In contrast, the character in Someone To Talk To is shown weak but recovering in hospital. Suicide is not presented as an attractive option and so this content is permissible at 12A.
The references to suicide in Someone To Talk To start early in the film and occur throughout, becoming part of the theme of the work. They were not considered to be a 'spoiler' in that it's not an issue that suddenly and unexpectedly comes up later in the film. Also, given the prevalence of the references - which are not simply an isolated moment or element in the work - it was necessary to warn people about them, even more so because this is a 12A film on which parents may want clear advice.
We have an FAQ about spoilers on the black card on our website which explains our policy http://www.bbfc.co.uk/about-bbfc/faqs#insight-spoiler You may also be interested in Podcast Episode 20 which covers how the BBFC approaches classifying self-harm and suicide http://www.bbfc.co.uk/case-studies/podcasts/bbfc-podcast-episode-20-classifying-self-harm-and-suicide 
Yours sincerely
Joe
 BBFC Feedback Team
From this much better, detailed email, I've inferred that the BBFC spend more time on a query if you complain that the film should have been higher than it was, as opposed to lower. The speed at which they respond to you is almost halved, too - my So Young 2 Never Gone email took exactly 2 weeks to reply, the maximum time they stipulated, whereas this took just 8 days.

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Finally, look who blocked me on Twitter:



(admittedly, a lot of my festering anger at this whole affair isn't just the fact that Vardy racially abused a Japanese man. It's the fact that he racially abused a Japanese man and esteemed football writers who purport to care about racism, like Henry Winter and Daniel Taylor, wrote sod-all about it).

#ByeFelicia

Womancrush Wednesday: Kate McKinnon.



Kate's moving, passionate performance of Hallelujah moved me to tears; the lyrics and choice of song carried extra poignancy given the tragic passing of Leonard Cohen last week.

I was super-impressed at not just how well Kate sung, but how naturally she played the piano. A quick perusal of her Wikipedia page tells me that she also plays the cello and the guitar; what a talented woman! Plus, she read Drama at Columbia university. So not only is she a supremely talented comedienne (her Hillary impression is on point, as is this sensational Carol parody), but lady is musical, and boasts and Ivy League education! Goddess!


Loving on Kate (her show-stealing turn as kooky Dr. Holtzmann in Ghostbusters is currently top of my list of Best Supporting Actress 2016) and the fact that me watching Arrival means I've now seen 50 releases, segues me nicely into listing my current top 10s of 2016.



Film
01. A United Kingdom
02. I, Daniel Blake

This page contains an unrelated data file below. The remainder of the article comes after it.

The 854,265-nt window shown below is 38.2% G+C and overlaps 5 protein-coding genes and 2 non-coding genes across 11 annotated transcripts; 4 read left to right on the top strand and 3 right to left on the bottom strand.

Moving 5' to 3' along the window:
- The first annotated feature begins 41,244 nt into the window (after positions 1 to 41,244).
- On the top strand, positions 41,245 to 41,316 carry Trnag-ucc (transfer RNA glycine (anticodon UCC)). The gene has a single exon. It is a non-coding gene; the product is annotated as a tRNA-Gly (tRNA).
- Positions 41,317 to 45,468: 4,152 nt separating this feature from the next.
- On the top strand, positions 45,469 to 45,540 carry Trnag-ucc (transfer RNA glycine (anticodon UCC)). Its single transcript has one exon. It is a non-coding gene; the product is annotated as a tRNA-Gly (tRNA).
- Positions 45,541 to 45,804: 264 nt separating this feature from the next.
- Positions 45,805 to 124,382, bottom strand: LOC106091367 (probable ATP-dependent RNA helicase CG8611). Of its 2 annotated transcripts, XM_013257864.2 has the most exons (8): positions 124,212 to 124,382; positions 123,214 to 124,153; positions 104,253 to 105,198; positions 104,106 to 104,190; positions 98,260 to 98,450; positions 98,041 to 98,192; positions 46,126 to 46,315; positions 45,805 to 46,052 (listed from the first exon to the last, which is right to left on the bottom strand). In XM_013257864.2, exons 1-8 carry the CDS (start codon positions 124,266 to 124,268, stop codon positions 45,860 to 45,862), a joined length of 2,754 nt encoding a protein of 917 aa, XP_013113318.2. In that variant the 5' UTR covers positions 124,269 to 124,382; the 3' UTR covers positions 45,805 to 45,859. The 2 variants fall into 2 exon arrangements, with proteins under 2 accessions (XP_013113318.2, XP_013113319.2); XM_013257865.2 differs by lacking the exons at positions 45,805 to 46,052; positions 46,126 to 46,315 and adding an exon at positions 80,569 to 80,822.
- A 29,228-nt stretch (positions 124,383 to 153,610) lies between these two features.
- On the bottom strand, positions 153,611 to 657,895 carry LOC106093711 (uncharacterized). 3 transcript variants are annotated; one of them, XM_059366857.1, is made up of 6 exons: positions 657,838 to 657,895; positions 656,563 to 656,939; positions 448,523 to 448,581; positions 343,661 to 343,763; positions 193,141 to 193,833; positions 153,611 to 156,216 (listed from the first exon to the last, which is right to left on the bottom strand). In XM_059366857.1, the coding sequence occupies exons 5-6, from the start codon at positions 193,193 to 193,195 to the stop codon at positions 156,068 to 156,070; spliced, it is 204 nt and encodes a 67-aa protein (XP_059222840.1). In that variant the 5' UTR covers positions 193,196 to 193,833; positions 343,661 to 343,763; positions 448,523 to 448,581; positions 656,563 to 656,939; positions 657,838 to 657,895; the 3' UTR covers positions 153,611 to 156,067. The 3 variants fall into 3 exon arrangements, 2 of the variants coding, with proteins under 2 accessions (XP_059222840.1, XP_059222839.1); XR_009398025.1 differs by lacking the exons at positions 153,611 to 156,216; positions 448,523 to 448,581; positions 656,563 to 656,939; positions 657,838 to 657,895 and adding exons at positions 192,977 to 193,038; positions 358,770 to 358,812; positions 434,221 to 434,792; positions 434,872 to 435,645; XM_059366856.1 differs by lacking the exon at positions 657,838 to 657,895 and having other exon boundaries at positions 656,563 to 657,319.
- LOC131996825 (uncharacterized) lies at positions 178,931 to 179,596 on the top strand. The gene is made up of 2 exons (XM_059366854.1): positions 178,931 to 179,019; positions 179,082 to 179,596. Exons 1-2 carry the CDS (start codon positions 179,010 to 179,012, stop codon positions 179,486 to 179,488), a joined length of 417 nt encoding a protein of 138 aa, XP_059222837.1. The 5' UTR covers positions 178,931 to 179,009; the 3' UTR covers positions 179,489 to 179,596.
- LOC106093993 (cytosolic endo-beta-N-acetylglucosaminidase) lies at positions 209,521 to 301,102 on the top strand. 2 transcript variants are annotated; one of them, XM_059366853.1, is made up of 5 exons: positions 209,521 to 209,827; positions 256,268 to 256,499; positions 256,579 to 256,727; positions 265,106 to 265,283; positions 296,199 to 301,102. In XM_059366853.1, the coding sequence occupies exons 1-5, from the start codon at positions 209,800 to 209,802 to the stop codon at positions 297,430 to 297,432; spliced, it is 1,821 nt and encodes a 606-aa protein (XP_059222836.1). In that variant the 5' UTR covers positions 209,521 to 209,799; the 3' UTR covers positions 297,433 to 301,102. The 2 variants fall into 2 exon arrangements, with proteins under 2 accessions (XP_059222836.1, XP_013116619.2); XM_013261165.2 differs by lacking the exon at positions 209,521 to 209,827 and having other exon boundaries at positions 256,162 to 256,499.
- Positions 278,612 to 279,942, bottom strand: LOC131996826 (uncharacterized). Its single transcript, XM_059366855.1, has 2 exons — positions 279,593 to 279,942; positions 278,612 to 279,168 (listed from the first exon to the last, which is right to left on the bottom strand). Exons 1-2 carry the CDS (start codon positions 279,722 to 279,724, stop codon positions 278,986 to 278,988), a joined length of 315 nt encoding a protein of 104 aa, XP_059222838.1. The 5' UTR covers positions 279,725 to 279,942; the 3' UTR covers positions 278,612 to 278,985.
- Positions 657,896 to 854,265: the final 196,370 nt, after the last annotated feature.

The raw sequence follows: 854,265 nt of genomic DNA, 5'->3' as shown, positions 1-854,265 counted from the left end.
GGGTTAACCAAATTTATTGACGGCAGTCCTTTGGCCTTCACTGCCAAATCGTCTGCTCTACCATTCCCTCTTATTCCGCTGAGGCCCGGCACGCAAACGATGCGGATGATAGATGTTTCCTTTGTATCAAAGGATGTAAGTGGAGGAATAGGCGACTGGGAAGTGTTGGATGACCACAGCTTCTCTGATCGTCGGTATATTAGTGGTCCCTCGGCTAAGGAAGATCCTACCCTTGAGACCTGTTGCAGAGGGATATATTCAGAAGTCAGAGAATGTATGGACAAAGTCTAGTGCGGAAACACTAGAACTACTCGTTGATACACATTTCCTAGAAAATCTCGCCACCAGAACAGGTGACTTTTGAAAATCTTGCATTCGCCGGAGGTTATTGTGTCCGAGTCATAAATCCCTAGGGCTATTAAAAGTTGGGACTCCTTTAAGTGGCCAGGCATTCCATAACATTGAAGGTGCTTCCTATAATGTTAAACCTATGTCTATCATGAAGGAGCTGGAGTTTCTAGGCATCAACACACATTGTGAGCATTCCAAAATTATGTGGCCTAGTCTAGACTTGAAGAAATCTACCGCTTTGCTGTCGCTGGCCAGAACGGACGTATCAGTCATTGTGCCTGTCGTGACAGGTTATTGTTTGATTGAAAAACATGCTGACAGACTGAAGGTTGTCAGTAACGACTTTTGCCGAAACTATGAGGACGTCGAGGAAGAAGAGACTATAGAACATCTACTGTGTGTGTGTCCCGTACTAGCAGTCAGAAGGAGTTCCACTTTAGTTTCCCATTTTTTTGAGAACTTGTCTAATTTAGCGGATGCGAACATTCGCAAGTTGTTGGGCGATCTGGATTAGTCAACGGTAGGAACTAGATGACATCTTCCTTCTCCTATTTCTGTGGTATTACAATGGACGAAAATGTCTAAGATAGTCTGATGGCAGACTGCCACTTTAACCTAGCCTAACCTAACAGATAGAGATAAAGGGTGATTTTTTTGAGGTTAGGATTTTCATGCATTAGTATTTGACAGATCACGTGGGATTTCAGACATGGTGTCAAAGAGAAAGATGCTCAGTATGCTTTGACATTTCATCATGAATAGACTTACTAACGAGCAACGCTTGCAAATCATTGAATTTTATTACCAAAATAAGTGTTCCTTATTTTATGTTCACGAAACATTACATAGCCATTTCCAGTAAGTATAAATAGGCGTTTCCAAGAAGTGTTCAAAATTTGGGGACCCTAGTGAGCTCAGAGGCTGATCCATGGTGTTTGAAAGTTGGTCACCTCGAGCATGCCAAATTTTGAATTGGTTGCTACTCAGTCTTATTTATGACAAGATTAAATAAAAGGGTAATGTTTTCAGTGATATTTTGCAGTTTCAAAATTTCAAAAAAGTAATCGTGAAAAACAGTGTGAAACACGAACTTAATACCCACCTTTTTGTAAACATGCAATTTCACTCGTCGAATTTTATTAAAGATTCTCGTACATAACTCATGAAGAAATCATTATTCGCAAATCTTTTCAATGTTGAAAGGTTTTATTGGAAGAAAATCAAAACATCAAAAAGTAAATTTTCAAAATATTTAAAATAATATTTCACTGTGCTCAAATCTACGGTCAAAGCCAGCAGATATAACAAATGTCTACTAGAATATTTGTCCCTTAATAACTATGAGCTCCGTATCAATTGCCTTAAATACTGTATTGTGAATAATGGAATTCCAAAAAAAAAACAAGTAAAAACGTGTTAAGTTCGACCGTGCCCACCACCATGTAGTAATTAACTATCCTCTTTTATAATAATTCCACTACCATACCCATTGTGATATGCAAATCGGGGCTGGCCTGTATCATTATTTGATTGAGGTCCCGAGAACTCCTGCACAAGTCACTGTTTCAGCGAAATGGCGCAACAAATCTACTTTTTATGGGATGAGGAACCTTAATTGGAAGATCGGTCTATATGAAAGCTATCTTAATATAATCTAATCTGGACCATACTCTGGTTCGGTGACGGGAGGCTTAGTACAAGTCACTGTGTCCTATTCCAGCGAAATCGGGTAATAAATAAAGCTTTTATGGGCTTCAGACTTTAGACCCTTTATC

03. Zootropolis
04. Café Society
05. Arrival
06. Kubo and the 2 Strings
07. Someone to Talk to
08. Hell or High Water
09. Nerve
10. Captain America: Civil War




Actor, Leading Role
01. David Oyelowo, A United Kingdom 
02. Chris Pine, Hell or High Water 
03. Jesse Eisenberg, Café Society
04. Jonah Hill, War Dogs 
05. Hai Mao, Someone to Talk To 
06. Miles Teller, War Dogs 
07. Jake Gyllenhaal, Nocturnal Animals 
08. Dave Johns, I, Daniel Blake 
09. Michael Fassbender, The Light Between Oceans 
10. Yoo Hae-jin, Luck-Key




Actress, Leading Role
01. Emily Blunt, The Girl on the Train
02. Amy Adams, Arrival
03. Adriana Ugarte, Julieta
04. Mary Elizabeth Winstead, 10 Cloverfield Lane
05. Rosamund Pike, A United Kingdom
06. Emma Suárez, Julieta
07. Kate Beckinsale, Love and Friendship
08. Amy Adams, Nocturnal Animals
09. Blake Lively, The Shallows
10. Alicia Vikander, The Light Between Oceans 




Supporting actor 
01. Alden Ehrenreich, Hail, Caesar! 
02. Aaron Taylor-Johnson, Nocturnal Animals (massive improvement from his wooden performance in Anna Karenina!)
03. Ben Foster, Hell or High Water 
04. John Goodman, 10 Cloverfield Lane 
05. Jeff Bridges, Hell or High Water 
06. Tom Bennett, David Brent: Life on the Road 
07. Michael Shannon, Nocturnal Animals 
08. Tom Bennett, Love and Friendship 
09. Tom Holland, Captain America: Civil War 
10. Tom Felton, A United Kingdom



Supporting actress 
01. Kate McKinnon, Ghostbusters
02. Jena Malone, The Neon Demon
03. Hayley Squires, I, Daniel Blake 
04. Viola Davis, Suicide Squad 
05. Haley Bennett, Magnificent Seven 
06. Rooney Mara, Kubo and the Two Strings 
07. Rachel Weisz, The Light Between Oceans 
08. Terry Pheto, A United Kingdom 
09. Kristen Stewart, Café Society 
10. Kristen Bell, Bad Moms

Actors with multiple entries (for now): Amy Adams, Tom Bennett

Tuesday, November 15, 2016

Film review: LE FANTÔME DE LA LIBERTÉ (Luis Buñuel, 1974)



The third and final film of Luis Buñuel's triptych of movies which feature little plot and a lot of visual sight gags, Le Fantôme de la Liberté neatly ties off what La Voie lactée and Le Charme discret de la bourgeoisie started. Like the other two films, Le Fantôme de la Liberté consists of short, surreal sketches that follows a series of peripherally connected characters are their lives are peppered with all manner of curio, and in the name of decorum, the characters are completely blasé these bizarre occurrences, which just makes them weirder.

A creepy man distributes photographs to young girls. We assume these to be seedy, as he tells them to show friends but not parents, and indeed, when the parents discover them, they are disgusted. But the pictures actually turn out to be nothing more than photos of historical landmarks. Later, another little girl, declared missing, is actually present and well, and at the police station to aid an officer as he fills in her missing person report.